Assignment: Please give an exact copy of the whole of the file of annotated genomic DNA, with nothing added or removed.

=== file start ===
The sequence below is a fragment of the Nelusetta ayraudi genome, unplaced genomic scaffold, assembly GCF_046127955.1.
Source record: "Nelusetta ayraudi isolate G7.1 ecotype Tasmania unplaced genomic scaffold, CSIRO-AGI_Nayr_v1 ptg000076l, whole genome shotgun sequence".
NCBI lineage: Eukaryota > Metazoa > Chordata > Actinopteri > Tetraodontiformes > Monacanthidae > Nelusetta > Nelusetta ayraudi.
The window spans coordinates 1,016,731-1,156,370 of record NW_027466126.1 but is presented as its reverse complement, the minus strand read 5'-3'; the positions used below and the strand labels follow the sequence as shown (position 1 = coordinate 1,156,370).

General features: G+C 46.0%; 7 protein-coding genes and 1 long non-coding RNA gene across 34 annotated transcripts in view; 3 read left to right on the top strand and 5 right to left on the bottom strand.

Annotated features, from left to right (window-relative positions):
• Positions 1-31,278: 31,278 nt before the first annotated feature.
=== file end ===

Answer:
The sequence below is a fragment of the Nelusetta ayraudi genome, unplaced genomic scaffold, assembly GCF_046127955.1.
Source record: "Nelusetta ayraudi isolate G7.1 ecotype Tasmania unplaced genomic scaffold, CSIRO-AGI_Nayr_v1 ptg000076l, whole genome shotgun sequence".
NCBI lineage: Eukaryota > Metazoa > Chordata > Actinopteri > Tetraodontiformes > Monacanthidae > Nelusetta > Nelusetta ayraudi.
The window spans coordinates 1,016,731-1,156,370 of record NW_027466126.1 but is presented as its reverse complement, the minus strand read 5'-3'; the positions used below and the strand labels follow the sequence as shown (position 1 = coordinate 1,156,370).

General features: G+C 46.0%; 7 protein-coding genes and 1 long non-coding RNA gene across 34 annotated transcripts in view; 3 read left to right on the top strand and 5 right to left on the bottom strand.

Annotated features, from left to right (window-relative positions):
• Positions 1-31,278: 31,278 nt before the first annotated feature.